opened to the public in 1988. Display cases of gas masks, knives and guns precede the barns containing the vehicles – they are all, apparently, still in working order. It was interesting to read about Mikhail Kalashnikov, inventor of the rifle that became standard issue for the Soviet Army. One information notice has a quote from him in 2002. It reads: “I am proud of my invention, but sad it is used by terrorists. I would prefer to have invented a machine that would help farmers with their work – for example, a lawnmower.” But he didn’t. He died in 2013, aged 94. What I found most staggering was the scale of these vehicles. Tanks, transporters and artillery are all huge, much bigger than they appear on film or in photographs. It makes you wonder how people got inside these goliaths and withstood the discomfort. It also raises the question, how were the vehicles accumulated for the museum? It is all a bit overwhelming, but you can at least have a reviving cuppa in the café.
A day at the beach
Driving along the coast road, there is a lot of grass between you and the sea; it is all marshland much loved by geese, but there are many little roads (often called Beach Road) that you can take to reach a car park by the beach. We chose the one at Cley next the Sea. Cley Marshes is celebrated as a spot for birdwatching. This is Norfolk’s oldest nature reserve, and is where Norfolk Wildlife Trust opened an all-year visitor centre and car park in 2007. Understandably, dogs are not permitted on the reserve, but you can take them down Beach Road. You can download a useful leaflet and map from https://bit.ly/2i6g4d2 to find out about where dogs are allowed. Cley is narrow, and parking in the village can be a challenge. We continued on to Blakeney, passing the Wiveton Hall Café, where you can pick your own strawberries and raspberries, and a farm and gift shop. (Some readers may remember Normal for Norfolk, a series aired on BBC2 in 2016, depicting the fortunes of Wiveton Hall and its manager, Desmond. A second series ran in summer 2017.) The National Trust manages Blakeney Point, renowned as a spot for viewing seals, and there’s a useful car park on the Quay, which is free for NT members. We bought crayfish sandwiches and a pot of cockles from a shack in the car park and ate them overlooking the quay. Blakeney is a beautiful little place, with fishing boats moored along the quay, but it could be difficult to live here – we came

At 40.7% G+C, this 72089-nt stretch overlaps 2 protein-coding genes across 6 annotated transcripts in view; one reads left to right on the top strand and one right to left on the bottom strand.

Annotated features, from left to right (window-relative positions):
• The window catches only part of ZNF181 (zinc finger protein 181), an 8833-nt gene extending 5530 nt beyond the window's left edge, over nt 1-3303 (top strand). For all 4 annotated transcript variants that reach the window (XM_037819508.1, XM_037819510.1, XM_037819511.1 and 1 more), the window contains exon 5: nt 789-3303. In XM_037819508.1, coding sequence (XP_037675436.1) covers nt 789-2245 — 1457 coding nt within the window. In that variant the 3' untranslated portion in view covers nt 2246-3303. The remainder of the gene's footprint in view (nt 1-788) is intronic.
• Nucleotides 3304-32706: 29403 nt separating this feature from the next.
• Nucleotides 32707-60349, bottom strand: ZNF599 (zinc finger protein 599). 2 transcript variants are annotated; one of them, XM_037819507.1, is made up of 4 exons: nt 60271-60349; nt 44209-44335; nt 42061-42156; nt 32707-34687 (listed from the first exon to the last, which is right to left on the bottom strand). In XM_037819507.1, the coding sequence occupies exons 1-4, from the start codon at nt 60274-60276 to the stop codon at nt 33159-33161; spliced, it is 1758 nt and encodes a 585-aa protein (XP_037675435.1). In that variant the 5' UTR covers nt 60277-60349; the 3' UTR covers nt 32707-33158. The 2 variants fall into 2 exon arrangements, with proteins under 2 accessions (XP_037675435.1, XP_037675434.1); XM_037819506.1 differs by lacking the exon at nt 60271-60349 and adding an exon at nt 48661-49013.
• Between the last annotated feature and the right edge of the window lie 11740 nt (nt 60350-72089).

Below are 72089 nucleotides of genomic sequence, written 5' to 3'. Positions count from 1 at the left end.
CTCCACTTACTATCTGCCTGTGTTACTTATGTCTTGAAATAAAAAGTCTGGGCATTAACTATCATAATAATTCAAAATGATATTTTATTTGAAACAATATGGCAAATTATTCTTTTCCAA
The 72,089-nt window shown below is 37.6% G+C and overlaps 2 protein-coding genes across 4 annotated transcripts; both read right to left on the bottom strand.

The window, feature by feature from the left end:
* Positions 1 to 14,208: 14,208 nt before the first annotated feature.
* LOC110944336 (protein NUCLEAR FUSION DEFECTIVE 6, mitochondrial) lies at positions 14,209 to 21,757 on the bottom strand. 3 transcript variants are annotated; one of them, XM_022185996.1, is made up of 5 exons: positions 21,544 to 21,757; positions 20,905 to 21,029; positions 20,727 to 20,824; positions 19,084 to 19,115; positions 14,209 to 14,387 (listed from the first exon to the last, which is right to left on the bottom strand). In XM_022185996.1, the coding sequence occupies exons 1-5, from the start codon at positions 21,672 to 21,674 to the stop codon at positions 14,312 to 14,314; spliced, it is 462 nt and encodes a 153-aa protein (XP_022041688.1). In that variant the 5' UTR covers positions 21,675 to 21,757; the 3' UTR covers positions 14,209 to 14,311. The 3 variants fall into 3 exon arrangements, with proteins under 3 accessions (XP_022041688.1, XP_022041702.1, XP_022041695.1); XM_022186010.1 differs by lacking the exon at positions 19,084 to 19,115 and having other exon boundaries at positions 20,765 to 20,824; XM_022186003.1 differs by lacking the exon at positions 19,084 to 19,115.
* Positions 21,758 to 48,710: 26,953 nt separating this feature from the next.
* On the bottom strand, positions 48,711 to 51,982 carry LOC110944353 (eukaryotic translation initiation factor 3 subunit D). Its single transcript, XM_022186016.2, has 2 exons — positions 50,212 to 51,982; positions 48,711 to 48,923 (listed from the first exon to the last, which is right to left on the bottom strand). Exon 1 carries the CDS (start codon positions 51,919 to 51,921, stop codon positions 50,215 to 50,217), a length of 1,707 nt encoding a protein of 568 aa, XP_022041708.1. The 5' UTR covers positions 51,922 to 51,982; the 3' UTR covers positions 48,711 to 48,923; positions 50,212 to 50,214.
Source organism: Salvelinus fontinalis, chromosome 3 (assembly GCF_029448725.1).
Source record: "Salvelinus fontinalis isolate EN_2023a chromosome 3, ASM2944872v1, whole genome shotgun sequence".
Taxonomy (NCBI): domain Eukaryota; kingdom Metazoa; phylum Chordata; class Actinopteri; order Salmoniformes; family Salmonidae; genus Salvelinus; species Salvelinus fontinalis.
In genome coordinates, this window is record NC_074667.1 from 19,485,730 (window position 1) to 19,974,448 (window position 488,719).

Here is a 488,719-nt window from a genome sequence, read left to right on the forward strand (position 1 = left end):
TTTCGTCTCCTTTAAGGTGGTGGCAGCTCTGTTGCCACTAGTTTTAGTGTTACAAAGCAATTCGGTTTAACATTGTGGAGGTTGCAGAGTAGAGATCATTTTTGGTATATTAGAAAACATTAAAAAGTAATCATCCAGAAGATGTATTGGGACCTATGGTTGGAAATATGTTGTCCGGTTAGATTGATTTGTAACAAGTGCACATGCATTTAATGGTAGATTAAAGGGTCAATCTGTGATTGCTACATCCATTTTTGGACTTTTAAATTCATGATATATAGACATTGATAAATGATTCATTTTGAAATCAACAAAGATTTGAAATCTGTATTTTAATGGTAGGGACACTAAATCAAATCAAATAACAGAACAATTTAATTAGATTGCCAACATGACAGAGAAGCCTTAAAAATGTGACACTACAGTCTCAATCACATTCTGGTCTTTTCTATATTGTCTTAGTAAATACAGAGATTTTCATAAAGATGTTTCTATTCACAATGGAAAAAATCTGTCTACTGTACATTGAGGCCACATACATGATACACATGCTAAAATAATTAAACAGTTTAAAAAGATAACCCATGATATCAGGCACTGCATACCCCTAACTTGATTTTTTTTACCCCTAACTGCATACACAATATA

across flood-level plaques showing that the height can reach way above my head. I had birthday presents and cards to buy, so we explored a few shops selling gifts and crafts and then popped into the Guildhall. This extraordinary 15th-century arched basement once formed part of a prosperous local merchant’s house. We decided to call it a day, so headed back to Old Brick Kilns and dined at the Crawfish Thai. It really was very good.
Beside the seaside
Next day, the sun was shining, so we headed off to Wells-next-the-sea and drove along its quayside under the high gantry that hangs off the enormous granary building there. This imposing building has been turned into apartments and I wondered if the gantry was also being lived in. If so, what a unique living space and what views! Parking on the quayside is limited and costs £5 a day, but just beyond the town is a sign for coach parking, where there is a huge car park (£2 for two hours) and then it’s an easy walk back into town. The quayside is packed with working fishing boats, and there are spots for children to go crabbing. We bought crab sandwiches for lunch and ate them on a bench near the lifeboat station. Alongside is a road that takes you past a campsite to a roundabout and a large car park, where you can park all day for £8 if you want to spend the day on the stunning beach here. Pine woods screen the car park from the beach, which is lined with colourful beach huts on stilts. The glorious beach must be packed in summer, but we had it to ourselves. Be mindful that some areas are closed to dogs. We continued on, past Holkham Hall and the Burnhams – Burnham Market, of Nelson fame, Burnham Overy, Burnham Norton, Burnham Deepdale – to Thornham, where we turned off to Holme Dunes National Nature Reserve.
Heading for home
This is a hotspot for migrating birds, but without my binoculars, I was a bit stuck. This beautiful place had an old fishing boat marooned on the beach, and a shack (a former café perhaps?), with its shutters banging, might have made it look rather desolate and lonely if there hadn’t been quite a few people about. I dropped Peter back at the site. It was time to head for home. I really enjoyed Norfolk – tranquil and peaceful, rustic and charming. There is still more to explore and next time, I might head for the Broads and the east coast.
FROM TOP The busy quayside at Wells-next-the-sea. Enjoying crab sandwiches, a local speciality, by the harbour there. Take a stroll along the sands at Wells and you can see the many colourful beach huts
FROM TOP Blakeney is famous for crab and seals, which also appear on a lot of local souvenirs. The flood-tide mark above Claudia’s head near the Blakeney Hotel. Seafood stalls are common on this stretch of coast